The doctrine of undue influence is frequently employed to attack gifts. However, can the doctrine of equitable fraud apply when the requirements of undue influence are not otherwise met? That is the subject of this blog.
On January 5, 2017 Ontario’s Court of Appeal came out with a decision which is of great interest to those dealing with limitation periods, the responsibility of trustees to creditors, and the defence of fraudulent concealment.
In the words of the Court of Appeal at paragraph 34, "those funds should be the subject of a constructive trust in favour of DSLC Capital Corp. in order to prevent the unjust enrichment of Credifinance Securities Limited." But, this is the end of the story. Let’s start at the beginning. DSLC Capital Corp. (DSLC) sought to invest in Credifinance Securities Limited (Credifinance) thinking that it was a member in good standing with the Investment Industry Regulatory Organization of Canada (IIROC). DSLC’s plan was to become a part owner of Credifinance so that DSLC could sell securities and other investments to its existing network of investors. Based on representations of the principal of Credifinance, DSLC loaned Credifinance $400,000 and, by share subscription agreement, proceeded to purchase a minority ownership interest in Credifinance.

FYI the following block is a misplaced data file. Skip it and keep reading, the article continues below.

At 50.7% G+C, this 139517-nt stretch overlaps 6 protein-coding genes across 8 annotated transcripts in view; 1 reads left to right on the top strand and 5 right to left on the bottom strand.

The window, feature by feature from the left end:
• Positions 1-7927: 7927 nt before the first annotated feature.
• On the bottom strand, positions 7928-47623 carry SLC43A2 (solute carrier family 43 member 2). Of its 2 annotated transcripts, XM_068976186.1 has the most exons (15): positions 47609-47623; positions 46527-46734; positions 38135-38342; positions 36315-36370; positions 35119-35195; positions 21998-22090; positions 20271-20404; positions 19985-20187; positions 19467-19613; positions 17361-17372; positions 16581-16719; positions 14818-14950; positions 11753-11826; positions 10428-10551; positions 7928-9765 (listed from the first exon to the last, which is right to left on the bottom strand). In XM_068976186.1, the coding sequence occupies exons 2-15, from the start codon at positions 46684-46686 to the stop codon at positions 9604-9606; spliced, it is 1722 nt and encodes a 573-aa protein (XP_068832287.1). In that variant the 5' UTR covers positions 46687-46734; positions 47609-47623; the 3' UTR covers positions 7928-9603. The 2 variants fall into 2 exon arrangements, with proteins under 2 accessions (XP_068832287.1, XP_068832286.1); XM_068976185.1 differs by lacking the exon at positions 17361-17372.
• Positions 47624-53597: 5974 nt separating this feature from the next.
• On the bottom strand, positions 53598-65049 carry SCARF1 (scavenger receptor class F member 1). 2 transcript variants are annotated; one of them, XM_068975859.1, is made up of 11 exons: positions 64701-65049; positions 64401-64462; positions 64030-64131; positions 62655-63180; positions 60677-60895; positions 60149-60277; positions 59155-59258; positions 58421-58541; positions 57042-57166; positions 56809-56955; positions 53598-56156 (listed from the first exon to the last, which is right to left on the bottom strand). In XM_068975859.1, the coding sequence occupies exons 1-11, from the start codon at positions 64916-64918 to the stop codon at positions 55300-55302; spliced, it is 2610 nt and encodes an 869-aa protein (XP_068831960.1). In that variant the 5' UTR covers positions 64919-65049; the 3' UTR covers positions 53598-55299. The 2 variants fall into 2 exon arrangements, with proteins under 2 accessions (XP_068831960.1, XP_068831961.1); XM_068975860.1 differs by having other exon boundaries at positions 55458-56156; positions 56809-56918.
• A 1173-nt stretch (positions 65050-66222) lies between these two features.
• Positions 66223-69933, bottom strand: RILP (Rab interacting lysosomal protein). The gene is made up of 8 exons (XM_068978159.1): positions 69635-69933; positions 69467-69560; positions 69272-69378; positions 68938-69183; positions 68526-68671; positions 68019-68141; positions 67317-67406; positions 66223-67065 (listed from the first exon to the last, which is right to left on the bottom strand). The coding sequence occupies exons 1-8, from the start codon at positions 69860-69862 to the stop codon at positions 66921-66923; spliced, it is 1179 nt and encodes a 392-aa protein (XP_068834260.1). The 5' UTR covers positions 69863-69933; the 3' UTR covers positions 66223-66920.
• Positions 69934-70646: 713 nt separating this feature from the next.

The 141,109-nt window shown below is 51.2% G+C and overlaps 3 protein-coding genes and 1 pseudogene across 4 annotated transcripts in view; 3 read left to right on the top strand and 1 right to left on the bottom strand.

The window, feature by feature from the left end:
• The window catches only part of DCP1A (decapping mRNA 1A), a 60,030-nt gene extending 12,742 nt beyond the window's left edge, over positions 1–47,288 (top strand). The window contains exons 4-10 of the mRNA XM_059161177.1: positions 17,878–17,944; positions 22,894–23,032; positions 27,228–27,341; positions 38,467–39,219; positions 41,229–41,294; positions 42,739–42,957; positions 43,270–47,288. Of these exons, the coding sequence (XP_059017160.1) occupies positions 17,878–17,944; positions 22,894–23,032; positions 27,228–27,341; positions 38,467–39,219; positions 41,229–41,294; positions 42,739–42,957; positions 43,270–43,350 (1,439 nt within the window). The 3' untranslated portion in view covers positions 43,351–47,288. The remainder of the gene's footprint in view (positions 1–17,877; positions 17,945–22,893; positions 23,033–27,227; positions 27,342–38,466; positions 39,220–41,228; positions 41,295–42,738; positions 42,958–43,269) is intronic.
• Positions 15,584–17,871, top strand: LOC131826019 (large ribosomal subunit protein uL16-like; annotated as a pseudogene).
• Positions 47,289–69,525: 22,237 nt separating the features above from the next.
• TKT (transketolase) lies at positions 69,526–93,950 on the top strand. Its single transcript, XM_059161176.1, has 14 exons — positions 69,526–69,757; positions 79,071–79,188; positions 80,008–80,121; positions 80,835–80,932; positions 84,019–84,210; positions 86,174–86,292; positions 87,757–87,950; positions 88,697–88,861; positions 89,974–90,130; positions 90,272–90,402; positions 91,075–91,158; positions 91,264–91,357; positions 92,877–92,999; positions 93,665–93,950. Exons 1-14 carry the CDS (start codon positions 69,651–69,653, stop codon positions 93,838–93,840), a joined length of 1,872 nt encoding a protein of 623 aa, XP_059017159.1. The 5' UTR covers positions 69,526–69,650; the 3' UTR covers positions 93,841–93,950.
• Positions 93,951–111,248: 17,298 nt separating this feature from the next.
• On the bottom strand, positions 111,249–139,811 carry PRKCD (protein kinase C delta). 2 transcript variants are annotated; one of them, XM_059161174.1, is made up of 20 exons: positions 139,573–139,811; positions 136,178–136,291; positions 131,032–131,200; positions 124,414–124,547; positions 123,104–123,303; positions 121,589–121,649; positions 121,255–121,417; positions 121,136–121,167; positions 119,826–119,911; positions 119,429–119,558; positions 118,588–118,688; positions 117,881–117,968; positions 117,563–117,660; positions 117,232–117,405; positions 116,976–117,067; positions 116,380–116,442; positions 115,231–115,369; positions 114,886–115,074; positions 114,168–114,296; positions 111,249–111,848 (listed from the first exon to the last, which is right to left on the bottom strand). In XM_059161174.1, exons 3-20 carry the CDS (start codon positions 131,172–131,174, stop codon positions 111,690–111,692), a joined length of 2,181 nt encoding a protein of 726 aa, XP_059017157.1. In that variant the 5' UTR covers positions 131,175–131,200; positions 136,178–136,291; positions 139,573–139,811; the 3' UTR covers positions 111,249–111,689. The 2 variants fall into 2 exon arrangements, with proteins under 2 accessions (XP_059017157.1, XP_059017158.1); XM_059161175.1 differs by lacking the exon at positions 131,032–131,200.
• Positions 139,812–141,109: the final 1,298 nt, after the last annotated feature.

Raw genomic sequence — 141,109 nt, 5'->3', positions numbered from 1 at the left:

In this column I write mostly about estate or commercial disputes. But given my recent unsuccessful attempts to defang a financial predator, I am taking this opportunity to alert people to fraudsters seeking to take advantage of the unsuspecting. There are people who pretend to be lawyers and use the Internet to scam the naïve and inexperienced. Others pretend to be clients and use unsuspecting lawyers as pawns in fraudulent schemes. These financial predators promise money or business opportunity.
Gregory Sidlofsky of our office represented a company that was deceived into loaning money to a company called Credifinance Securities Limited. After we were able to tie up part of the proceeds of the loan, Credifinance declared bankruptcy. In our efforts to recover what remained of the loan, we argued that a constructive trust ought to be imposed on $310,500 in the fraudster’s account that could be traced to the loan. The purpose of the constructive trust was to prevent the unjust enrichment of the bankrupt estate. This case went to Ontario’s Court of Appeal and a review of that decision is helpful to those facing a similar dilemma.